23. In the first picture I've drawn a classical representaion of the voltages across the elements in a simple battery/load circuit. I am careful to observe that the voltage arrows always point to the higher potential end of the component. When this is so, the voltage is always marked against the arrow as positive. We have thus eliminated any ambiguity regarding polarity, prior to applying Kirchoff's laws. To apply Kirchoff's voltage law we must add all the voltages in a loop, without forgetting to account for polarites. In the left example, adding +10V to +10V is 20V, not zero, giving the impression that something is wrong. Nothing is really wrong here, of course, except that clockwise arrows all must be added, and anti-clockwise all subtracted (or vice versa if you wish) in order to correctly account for the various polarities. So in this example, the battery voltage (clockwise arrow) is positive, and the load R's arrow is anti-clockwise, and thus negative. Add those two: plus10 + minus10 = 0. In the right version I made a visual tweak to the load's arrow - I changed it's direction, and negated the voltage (to maintain polarity consistency). This visual trick now means all the arrows point clockwise, and can all be added as-is. The sum is zero, as you can see. For your own circuit, I worked out the layout and values, and drew in arrows and values paying careful attention to polarity. The arrow "VR2" points to the right-hand end of R2, and is marked "-1V". Read this to mean "The right-hand end of R2 is minus 1V higher than the left-hand end". In other words, the right end is one volt lower. You could change the arrow direction, and label it +1V, and this would say exactly the same thing. When observing consistency in your labelling this way, Kirchoff's voltage law is always applicable. Using the existing labels, as I have drawn them, we see that VR3 and VR2 point clockwise, and so are added, but E2 is anti-clockwise, so is subtracted. So: VR3 + VR2 - E2 = (+8)+(-1)-(+7) = 0 There is another interesting observation to make regarding your circuit, and that is the direction of current through E2. Take another look at my simple battery/load circuit, and note how all the labelled values are positive. In this condition, all arrows are correctly depicting direction of current flow and polarity of potential difference, and can be used to visually spot odd circumstances. See how the current flow through the resistive load and voltage drop across it point in opposite directions? This is normal for a resistive load, and indicates that the load is absorbing energy. In other words, the resistor is getting warmer. What if (given all-positive current and voltage labels) the current direction and potential difference are in the same direction? That means that the component in question is delivering energy! In my picture that is exactly the case for the battery, and is perfectly normal considering batteries are power sources. But in your circuit there is an unusual situation for the battery E2. The current flowing through it is I2, which is labelled (at the moment) as -1A. First, normalise that arrow by changing it's direction and sign, so that we are using only positive values. Now you can see that for the battery E2 the two arrows (I2 and E2) point in opposite directions, telling you that this battery is absorbing energy. In other words it is being charged up! This battery would therefore heat up and possibly explode if it was not rechargeable!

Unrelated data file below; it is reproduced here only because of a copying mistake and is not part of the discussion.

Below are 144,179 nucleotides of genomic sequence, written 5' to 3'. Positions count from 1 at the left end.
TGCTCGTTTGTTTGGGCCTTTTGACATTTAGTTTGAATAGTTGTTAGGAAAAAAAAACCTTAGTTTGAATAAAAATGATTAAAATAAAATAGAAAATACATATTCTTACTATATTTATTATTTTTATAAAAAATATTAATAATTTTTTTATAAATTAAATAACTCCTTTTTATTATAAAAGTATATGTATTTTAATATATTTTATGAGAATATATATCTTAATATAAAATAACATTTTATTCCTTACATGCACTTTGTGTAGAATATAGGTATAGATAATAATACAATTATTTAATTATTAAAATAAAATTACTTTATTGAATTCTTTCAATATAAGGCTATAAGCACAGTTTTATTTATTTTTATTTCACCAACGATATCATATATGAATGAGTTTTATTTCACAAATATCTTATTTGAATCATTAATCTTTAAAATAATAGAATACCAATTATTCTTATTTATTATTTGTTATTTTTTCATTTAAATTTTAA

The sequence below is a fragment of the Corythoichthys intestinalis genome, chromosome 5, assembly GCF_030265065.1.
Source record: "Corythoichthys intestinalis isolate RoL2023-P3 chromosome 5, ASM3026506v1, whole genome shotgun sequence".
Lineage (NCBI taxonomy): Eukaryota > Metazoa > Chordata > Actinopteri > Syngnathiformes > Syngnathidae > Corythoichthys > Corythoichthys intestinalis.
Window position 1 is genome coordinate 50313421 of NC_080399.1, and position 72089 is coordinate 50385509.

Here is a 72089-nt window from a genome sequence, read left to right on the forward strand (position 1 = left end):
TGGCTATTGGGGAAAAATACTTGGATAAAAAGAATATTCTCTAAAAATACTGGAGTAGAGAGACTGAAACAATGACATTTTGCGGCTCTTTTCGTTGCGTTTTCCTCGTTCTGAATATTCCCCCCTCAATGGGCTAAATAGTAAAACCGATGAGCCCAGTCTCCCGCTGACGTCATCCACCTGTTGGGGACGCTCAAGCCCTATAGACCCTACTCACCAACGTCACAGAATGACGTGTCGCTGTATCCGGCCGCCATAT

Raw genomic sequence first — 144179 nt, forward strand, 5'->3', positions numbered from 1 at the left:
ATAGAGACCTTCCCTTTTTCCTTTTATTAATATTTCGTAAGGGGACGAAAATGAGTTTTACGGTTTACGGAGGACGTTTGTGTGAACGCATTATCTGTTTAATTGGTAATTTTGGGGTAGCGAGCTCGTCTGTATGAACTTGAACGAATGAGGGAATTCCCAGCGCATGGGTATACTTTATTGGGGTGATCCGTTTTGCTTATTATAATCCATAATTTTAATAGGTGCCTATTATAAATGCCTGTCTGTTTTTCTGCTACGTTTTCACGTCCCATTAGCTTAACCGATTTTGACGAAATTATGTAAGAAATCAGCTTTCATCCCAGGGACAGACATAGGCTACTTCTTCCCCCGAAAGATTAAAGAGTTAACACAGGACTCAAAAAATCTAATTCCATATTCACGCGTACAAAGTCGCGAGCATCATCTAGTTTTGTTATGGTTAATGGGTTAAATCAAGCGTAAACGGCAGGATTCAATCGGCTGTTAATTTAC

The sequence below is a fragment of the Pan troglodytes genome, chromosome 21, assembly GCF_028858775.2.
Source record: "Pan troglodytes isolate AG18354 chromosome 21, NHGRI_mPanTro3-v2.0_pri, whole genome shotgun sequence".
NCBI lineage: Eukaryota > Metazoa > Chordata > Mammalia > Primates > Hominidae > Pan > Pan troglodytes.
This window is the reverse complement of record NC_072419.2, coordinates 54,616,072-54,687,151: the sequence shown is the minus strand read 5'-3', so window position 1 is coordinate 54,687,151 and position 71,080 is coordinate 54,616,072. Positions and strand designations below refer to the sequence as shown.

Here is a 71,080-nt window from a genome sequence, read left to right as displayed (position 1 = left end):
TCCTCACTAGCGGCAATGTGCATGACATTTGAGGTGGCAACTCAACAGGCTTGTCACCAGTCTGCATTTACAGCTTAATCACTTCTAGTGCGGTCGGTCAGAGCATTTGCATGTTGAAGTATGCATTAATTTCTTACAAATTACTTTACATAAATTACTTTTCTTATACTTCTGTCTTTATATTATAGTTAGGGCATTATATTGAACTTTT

24. Or, you could get a tiny switcher from this site's advertisers here: http://www.dimensionengineering.com/DE-SW0XX.htm 80% efficient, 1A output, and a tiny drop in replacement for the 7805! I haven't tried any, but they sure look good to me. If they really are over 80% efficient, these units would only dissipate half a Watt when supplying 400mA at 5V.